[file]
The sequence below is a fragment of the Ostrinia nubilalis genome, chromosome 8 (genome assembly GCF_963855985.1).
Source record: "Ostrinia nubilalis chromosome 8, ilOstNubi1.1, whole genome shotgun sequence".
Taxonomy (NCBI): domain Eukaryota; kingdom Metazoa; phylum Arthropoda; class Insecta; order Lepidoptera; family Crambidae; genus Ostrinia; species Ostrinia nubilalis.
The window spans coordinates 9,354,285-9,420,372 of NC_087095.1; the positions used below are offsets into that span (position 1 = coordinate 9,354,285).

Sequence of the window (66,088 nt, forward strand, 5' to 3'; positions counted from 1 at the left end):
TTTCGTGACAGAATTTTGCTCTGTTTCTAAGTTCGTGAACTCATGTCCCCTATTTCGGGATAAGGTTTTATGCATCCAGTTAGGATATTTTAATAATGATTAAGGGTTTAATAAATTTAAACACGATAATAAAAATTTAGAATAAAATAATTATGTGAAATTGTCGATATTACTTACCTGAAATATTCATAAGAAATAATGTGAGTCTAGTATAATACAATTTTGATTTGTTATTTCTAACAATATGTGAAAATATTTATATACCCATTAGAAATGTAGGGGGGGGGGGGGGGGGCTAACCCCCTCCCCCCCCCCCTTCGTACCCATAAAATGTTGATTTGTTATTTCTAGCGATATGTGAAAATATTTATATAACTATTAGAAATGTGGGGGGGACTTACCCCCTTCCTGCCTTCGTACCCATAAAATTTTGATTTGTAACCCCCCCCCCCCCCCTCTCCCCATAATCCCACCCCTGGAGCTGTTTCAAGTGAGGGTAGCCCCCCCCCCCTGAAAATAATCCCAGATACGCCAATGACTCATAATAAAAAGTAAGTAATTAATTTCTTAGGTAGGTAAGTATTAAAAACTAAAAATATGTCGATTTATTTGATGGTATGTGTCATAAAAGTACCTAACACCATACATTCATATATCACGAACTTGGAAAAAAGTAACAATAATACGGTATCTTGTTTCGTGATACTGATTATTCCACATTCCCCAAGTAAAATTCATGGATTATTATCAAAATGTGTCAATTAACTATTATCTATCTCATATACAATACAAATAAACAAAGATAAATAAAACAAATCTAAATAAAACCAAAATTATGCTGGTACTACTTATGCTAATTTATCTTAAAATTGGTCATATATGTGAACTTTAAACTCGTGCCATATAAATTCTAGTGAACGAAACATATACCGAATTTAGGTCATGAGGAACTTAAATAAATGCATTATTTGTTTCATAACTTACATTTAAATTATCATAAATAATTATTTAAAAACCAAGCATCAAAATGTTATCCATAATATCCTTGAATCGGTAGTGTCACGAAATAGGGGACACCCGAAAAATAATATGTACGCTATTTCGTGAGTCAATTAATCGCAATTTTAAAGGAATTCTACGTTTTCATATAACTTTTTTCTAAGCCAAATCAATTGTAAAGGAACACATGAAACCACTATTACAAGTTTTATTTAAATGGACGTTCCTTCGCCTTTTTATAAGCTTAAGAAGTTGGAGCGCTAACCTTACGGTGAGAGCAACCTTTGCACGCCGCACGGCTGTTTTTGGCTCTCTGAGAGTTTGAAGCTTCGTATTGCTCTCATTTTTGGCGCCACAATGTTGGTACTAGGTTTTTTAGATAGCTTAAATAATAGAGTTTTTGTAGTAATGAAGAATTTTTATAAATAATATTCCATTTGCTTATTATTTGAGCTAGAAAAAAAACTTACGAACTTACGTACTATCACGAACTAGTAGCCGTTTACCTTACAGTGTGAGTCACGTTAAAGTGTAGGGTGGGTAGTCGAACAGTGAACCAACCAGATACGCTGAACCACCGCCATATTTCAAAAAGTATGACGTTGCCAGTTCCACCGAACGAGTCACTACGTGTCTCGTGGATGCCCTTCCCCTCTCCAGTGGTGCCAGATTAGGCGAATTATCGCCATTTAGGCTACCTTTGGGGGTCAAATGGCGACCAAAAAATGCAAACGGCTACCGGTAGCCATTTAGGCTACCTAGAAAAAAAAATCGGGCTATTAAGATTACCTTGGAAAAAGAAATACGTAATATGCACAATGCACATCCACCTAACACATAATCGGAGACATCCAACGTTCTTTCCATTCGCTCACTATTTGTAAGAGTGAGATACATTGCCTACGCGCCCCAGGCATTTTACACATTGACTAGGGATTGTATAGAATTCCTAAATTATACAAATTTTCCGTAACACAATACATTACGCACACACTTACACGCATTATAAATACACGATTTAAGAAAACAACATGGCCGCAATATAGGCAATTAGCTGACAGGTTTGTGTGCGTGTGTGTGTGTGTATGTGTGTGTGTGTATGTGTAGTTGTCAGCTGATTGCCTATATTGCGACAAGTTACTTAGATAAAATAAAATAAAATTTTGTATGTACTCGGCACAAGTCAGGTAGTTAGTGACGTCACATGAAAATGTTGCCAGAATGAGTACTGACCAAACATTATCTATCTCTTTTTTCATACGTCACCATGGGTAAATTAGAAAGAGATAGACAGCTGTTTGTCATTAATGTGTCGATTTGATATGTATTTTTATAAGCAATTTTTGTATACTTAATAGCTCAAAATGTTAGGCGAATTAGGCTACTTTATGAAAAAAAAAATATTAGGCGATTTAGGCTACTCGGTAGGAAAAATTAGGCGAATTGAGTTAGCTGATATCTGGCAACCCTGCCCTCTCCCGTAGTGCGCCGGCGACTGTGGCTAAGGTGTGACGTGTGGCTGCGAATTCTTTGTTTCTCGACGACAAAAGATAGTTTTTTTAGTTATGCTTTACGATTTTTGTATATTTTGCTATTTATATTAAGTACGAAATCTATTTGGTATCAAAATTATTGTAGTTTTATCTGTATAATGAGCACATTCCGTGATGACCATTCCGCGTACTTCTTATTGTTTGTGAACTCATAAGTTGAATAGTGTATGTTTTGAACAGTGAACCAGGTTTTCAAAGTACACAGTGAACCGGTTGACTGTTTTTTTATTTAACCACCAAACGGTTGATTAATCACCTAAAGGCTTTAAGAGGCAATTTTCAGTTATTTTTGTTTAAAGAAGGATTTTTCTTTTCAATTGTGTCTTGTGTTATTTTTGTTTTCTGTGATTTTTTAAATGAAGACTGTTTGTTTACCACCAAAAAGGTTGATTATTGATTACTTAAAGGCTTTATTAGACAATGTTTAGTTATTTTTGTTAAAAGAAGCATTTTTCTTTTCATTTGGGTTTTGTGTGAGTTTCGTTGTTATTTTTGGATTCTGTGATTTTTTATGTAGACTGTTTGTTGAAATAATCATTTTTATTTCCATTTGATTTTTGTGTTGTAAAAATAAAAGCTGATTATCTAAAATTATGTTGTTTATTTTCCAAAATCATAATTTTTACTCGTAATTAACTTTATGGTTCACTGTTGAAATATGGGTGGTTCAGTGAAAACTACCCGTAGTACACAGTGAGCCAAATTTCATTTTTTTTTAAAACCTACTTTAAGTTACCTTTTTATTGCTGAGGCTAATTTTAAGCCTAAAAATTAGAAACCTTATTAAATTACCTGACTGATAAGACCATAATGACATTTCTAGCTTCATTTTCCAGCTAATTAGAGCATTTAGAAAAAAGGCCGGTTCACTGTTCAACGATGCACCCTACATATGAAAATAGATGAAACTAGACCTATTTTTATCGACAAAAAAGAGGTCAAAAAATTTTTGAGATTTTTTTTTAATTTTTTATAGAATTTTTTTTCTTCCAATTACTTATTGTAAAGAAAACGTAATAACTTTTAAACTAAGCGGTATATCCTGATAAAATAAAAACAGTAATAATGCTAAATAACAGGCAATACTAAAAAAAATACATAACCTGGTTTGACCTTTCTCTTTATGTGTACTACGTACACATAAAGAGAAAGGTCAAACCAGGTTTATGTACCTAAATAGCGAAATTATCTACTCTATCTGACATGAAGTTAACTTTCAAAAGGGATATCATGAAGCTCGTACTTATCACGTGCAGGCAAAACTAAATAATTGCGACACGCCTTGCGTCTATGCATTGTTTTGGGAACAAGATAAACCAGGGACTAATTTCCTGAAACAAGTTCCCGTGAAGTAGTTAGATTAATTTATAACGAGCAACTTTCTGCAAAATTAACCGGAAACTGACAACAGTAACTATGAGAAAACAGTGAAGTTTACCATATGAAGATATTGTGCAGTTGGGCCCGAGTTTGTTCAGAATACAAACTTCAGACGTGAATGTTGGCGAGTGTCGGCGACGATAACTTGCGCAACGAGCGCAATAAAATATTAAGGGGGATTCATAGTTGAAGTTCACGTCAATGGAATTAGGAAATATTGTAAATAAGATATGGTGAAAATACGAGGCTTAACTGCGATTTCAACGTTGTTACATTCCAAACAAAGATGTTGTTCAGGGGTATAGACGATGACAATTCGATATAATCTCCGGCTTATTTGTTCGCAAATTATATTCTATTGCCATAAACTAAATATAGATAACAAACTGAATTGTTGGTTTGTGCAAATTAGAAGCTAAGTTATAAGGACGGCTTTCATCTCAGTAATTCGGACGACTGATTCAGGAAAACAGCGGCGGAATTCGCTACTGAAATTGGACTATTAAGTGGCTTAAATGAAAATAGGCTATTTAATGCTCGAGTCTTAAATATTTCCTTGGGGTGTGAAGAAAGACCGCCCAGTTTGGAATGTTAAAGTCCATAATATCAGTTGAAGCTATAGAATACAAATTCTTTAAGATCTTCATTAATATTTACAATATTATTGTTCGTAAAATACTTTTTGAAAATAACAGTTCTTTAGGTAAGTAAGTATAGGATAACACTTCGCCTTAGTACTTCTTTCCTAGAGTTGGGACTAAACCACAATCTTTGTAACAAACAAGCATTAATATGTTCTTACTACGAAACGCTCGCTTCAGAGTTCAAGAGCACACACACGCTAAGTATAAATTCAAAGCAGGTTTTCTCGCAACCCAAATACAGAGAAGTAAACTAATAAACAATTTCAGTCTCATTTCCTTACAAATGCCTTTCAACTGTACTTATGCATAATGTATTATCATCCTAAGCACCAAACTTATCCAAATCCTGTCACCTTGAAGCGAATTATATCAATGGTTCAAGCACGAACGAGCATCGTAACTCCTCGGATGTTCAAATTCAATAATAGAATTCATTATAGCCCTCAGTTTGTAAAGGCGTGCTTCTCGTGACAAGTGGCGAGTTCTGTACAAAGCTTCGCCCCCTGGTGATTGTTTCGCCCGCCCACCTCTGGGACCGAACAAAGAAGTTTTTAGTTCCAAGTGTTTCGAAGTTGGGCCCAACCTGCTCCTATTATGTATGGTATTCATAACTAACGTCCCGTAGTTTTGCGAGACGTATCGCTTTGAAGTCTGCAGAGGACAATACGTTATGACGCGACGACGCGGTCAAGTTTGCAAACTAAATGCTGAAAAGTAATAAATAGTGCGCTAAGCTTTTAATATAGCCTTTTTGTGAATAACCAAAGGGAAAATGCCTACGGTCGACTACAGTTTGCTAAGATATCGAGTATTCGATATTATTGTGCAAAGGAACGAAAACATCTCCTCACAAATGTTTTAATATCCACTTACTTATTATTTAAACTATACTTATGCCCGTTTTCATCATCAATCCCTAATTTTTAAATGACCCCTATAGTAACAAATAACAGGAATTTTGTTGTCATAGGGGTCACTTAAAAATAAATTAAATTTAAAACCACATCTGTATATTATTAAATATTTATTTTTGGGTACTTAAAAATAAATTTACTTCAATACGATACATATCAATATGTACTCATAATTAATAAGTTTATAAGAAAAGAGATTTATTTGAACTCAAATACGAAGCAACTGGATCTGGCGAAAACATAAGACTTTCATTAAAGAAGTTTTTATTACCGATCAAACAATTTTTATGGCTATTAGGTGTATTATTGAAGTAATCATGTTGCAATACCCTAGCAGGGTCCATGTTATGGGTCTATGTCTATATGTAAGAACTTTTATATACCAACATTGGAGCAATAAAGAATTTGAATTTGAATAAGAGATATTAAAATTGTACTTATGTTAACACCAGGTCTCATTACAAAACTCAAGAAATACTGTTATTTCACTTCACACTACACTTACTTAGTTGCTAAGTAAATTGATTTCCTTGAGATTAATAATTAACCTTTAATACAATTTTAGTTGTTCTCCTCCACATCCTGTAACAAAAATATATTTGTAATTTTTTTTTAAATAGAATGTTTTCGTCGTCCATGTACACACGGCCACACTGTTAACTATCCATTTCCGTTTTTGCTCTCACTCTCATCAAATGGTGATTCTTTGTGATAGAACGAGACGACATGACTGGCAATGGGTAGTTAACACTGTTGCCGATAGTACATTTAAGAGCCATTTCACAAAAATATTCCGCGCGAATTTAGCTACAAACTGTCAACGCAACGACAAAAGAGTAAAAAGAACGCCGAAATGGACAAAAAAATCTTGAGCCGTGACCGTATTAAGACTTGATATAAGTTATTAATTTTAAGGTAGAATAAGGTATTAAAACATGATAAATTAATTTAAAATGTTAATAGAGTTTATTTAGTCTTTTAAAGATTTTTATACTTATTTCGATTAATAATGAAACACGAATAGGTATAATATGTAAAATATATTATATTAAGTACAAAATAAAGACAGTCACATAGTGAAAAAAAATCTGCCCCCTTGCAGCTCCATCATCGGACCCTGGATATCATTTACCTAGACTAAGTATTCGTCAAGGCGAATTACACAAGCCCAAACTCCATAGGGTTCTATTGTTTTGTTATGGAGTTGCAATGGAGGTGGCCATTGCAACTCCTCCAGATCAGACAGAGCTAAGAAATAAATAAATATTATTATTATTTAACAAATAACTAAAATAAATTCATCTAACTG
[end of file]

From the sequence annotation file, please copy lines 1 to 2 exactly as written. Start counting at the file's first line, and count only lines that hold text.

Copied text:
The sequence below is a fragment of the Ostrinia nubilalis genome, chromosome 8 (genome assembly GCF_963855985.1).
Source record: "Ostrinia nubilalis chromosome 8, ilOstNubi1.1, whole genome shotgun sequence".